ABOUT NORTH BROOKFIELD
Worcester County, central Massachusetts, bordered by West Brookfield on the
west, New Braintree and Oakham on the north, Brookfield and East Brookfield on
the south. Approximately 25 miles from Worcester, approximately 55 miles
2012 Census figure: 4626
TRANSPORTATION AND ACCESS
State Route 9 runs
east and west adjacent to North Brookfield, and State Route 67 and 148 run north
and south through the center of town.
Municipal Airport is easily accessible to the east.
Both Interstate 90
(Massachusetts Turnpike) and Interstate 84 are accessible in Sturbridge,
approximately 15 miles to the south.
here to view a map of North Brookfield from
21.1 square miles, 12,303 acres, 70.35 miles of paved road and 12 miles of dirt
TYPE OF GOVERNMENT
Open Town Meeting with a three member Board of Selectmen.
QUALIFICATIONS FOR REGISTRATION AS A VOTER
Must be 18 years of age, American born or a fully naturalized citizen, and a
resident of North Brookfield. Register in Town Clerk's office at the Town House,
before elections and town meetings on dates announced by the
Absentee Voting for all elections.
ANNUAL TOWN MEETING & ANNUAL TOWN ELECTION
The Annual Town Election is held on the first
Monday In May of each year and the Annual Town Meeting is held the first Friday
following the first Monday in May of each year.
A BRIEF HISTORY
The Town of North Brookfield, situated in Worcester County, has a very varied
history with many distinguished residents. The town had rich agricultural lands
which were profitably farmed by early settlers, but developed a vigorous
industrial economy as well, primarily in the shoe manufacturing and rubber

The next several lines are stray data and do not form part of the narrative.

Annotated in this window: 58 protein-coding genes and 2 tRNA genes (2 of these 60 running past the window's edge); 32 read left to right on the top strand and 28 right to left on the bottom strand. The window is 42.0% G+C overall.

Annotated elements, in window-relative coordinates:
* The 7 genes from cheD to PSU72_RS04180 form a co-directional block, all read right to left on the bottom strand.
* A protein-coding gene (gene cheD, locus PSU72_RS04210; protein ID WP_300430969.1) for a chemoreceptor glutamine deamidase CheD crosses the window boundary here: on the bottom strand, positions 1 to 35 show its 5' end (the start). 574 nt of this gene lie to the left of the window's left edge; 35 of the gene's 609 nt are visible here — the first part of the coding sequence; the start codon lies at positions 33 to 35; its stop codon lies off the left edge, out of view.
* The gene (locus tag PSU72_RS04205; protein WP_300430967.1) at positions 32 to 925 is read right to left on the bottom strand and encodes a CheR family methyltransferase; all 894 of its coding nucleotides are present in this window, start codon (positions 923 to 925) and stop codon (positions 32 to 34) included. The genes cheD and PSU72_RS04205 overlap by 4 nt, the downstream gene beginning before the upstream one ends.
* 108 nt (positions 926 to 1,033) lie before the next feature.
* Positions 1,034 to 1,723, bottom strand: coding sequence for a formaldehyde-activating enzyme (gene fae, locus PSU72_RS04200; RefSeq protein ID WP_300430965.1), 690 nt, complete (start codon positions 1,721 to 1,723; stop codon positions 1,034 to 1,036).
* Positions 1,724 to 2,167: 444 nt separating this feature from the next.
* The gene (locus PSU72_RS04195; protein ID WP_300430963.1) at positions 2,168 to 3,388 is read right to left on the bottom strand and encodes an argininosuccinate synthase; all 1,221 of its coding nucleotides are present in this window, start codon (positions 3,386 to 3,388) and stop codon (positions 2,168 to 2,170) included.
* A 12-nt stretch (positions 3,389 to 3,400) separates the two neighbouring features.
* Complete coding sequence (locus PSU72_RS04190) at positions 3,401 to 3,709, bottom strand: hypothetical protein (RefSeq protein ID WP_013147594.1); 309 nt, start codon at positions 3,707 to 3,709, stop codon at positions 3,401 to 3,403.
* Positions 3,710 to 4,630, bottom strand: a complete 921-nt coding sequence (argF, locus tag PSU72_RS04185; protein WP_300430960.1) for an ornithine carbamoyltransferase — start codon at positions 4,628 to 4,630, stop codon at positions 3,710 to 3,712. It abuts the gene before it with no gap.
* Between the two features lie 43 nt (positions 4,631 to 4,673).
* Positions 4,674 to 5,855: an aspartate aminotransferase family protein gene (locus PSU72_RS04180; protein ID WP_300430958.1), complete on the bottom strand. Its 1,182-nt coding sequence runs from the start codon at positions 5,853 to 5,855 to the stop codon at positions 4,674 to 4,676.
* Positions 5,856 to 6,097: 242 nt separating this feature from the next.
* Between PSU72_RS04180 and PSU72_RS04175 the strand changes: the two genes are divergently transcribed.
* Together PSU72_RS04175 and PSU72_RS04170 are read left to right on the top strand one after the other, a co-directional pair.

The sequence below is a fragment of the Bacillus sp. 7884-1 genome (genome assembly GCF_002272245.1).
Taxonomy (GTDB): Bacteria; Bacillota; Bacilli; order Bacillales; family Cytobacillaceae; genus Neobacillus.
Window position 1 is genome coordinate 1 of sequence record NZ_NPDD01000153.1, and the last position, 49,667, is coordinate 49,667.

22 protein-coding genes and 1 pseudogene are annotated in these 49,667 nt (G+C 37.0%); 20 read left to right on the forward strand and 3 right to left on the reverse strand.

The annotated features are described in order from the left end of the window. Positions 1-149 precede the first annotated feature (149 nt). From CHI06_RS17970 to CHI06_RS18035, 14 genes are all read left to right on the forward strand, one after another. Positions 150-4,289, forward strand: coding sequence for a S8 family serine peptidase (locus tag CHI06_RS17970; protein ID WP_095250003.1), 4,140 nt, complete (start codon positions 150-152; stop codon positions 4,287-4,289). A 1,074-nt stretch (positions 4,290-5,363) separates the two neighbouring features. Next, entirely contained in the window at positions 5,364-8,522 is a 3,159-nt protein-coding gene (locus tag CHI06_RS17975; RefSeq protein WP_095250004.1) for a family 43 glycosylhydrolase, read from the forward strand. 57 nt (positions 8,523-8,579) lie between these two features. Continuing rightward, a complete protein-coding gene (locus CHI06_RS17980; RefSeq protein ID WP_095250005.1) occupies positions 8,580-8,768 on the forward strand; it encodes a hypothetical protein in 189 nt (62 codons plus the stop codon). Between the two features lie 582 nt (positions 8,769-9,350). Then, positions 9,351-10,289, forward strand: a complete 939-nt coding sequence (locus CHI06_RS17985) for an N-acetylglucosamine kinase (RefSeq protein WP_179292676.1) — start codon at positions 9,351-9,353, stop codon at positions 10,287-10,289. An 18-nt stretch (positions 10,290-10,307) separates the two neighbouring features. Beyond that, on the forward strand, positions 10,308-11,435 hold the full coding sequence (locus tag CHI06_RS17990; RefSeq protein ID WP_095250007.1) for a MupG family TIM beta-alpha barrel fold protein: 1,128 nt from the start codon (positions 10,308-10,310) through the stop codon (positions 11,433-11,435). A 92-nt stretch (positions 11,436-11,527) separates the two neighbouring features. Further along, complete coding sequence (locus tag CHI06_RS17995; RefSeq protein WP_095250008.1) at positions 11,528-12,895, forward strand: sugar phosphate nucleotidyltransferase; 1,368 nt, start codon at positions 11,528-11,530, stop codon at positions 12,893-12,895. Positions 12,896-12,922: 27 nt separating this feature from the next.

Rufus Putnam, one of George Washington's chief
engineers during the Revolution, served his
apprenticeship in the town as a millwright at the Matthews Fulling Mills from
1754 to 1757. The Matthews Mills were themselves a tribute to 18th century
engineering, since they included several canals and tunnels which made the
natural glacial kettle holes in the area part of a mill ponding complex for the
The town avoided the deadly smallpox epidemics of
the 1770's by inoculating over 200 people with weakened smallpox virus. People
came from as far away as Worcester to receive the inoculations of the
experimental vaccine from North Attleborough physicians, Dr. Thomas and Dr.
Kittridge, and then to convalesce through a mild form of the disease in small
hospitals the town built on the outskirts of the community.
Along with its neighboring town, North Brookfield
sent 150 Minutemen to the Battle of Lexington and Concord. But they also
demonstrated against the government they had helped create when
residents of North Brookfield were involved in Shays Rebellion in 1780, holding
meetings in town and hiding their weapons at Ayre's Tavern, one of the oldest
buildings in town.
Nineteenth century American poet William
Cullen Bryant, lived in North Brookfield when
he prepared for college with his uncle, the minister in town for 64 years. Bates
Observatory was given to the town in the 1890's and on a clear day, townspeople
say, you can see all the way to Boston. George M. Cohan, actor, producer and
playwright, was a frequent visitor to town when he came to stay with his
grandparents. In the summer of 1934 both Cohan and
Connie Mack, another former resident, were honored by the town. The stage of the
present Town House was the site of a performance of "Ah, Wilderness," with the
original New York cast directed by Cohan, and the Philadelphia Athletics played
an exhibition baseball game in town with the Quabaug Rubber company team, who
defeated them, townspeople are quick
Approximately 500 children in grades K-6 attend North Brookfield Elementary
School and about 300 students in 7th - 12th grades attend North
Brookfield High School. Please visit the schools page
for detailed information.
The Haston Free Public Library is on Main Street. Please visit the
library page for more details.
Brookfield and East Brookfield share the town beach at Lake Lashaway. Activities
at the lake include fishing, boating, swimming, picnicking, skating and hockey.
Horse Pond and Doane Pond are places for fishing, nature observing, and walking.
The Five Mile River travels north and south along the eastern part of North
Brookfield. It has been cited by the Massachusetts Watershed Coalition as a good
example of how wetlands provide natural flood protection. The Town Common has
areas for the public to use the swing sets, and to play baseball and basketball.
information can be found at the Parks And Recreation